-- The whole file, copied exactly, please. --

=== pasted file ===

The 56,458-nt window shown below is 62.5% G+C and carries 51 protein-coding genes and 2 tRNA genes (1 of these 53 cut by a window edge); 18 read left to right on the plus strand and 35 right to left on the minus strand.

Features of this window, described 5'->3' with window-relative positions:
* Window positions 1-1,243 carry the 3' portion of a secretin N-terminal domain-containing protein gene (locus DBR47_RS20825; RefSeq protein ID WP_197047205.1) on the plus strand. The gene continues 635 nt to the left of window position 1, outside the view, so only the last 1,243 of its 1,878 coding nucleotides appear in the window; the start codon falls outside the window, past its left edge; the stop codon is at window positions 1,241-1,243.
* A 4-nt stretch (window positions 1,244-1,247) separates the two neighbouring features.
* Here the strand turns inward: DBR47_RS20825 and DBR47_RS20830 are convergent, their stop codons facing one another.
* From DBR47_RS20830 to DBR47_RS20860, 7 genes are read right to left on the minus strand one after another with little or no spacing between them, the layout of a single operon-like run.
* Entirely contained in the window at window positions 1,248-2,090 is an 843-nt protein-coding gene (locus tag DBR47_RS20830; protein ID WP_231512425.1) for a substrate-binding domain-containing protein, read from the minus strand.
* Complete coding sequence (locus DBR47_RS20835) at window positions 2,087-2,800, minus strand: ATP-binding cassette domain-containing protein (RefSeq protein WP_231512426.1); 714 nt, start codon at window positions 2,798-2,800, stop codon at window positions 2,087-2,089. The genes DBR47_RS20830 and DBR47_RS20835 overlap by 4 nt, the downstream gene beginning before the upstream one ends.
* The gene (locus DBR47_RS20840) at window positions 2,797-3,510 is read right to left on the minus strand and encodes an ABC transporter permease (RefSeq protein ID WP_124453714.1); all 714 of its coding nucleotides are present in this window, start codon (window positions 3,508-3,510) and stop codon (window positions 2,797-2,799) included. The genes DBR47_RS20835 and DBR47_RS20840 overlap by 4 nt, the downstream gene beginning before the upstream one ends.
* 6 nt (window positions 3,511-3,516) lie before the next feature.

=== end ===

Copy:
The 56,458-nt window shown below is 62.5% G+C and carries 51 protein-coding genes and 2 tRNA genes (1 of these 53 cut by a window edge); 18 read left to right on the plus strand and 35 right to left on the minus strand.

Features of this window, described 5'->3' with window-relative positions:
* Window positions 1-1,243 carry the 3' portion of a secretin N-terminal domain-containing protein gene (locus DBR47_RS20825; RefSeq protein ID WP_197047205.1) on the plus strand. The gene continues 635 nt to the left of window position 1, outside the view, so only the last 1,243 of its 1,878 coding nucleotides appear in the window; the start codon falls outside the window, past its left edge; the stop codon is at window positions 1,241-1,243.
* A 4-nt stretch (window positions 1,244-1,247) separates the two neighbouring features.
* Here the strand turns inward: DBR47_RS20825 and DBR47_RS20830 are convergent, their stop codons facing one another.
* From DBR47_RS20830 to DBR47_RS20860, 7 genes are read right to left on the minus strand one after another with little or no spacing between them, the layout of a single operon-like run.
* Entirely contained in the window at window positions 1,248-2,090 is an 843-nt protein-coding gene (locus tag DBR47_RS20830; protein ID WP_231512425.1) for a substrate-binding domain-containing protein, read from the minus strand.
* Complete coding sequence (locus DBR47_RS20835) at window positions 2,087-2,800, minus strand: ATP-binding cassette domain-containing protein (RefSeq protein WP_231512426.1); 714 nt, start codon at window positions 2,798-2,800, stop codon at window positions 2,087-2,089. The genes DBR47_RS20830 and DBR47_RS20835 overlap by 4 nt, the downstream gene beginning before the upstream one ends.
* The gene (locus DBR47_RS20840) at window positions 2,797-3,510 is read right to left on the minus strand and encodes an ABC transporter permease (RefSeq protein ID WP_124453714.1); all 714 of its coding nucleotides are present in this window, start codon (window positions 3,508-3,510) and stop codon (window positions 2,797-2,799) included. The genes DBR47_RS20835 and DBR47_RS20840 overlap by 4 nt, the downstream gene beginning before the upstream one ends.
* 6 nt (window positions 3,511-3,516) lie before the next feature.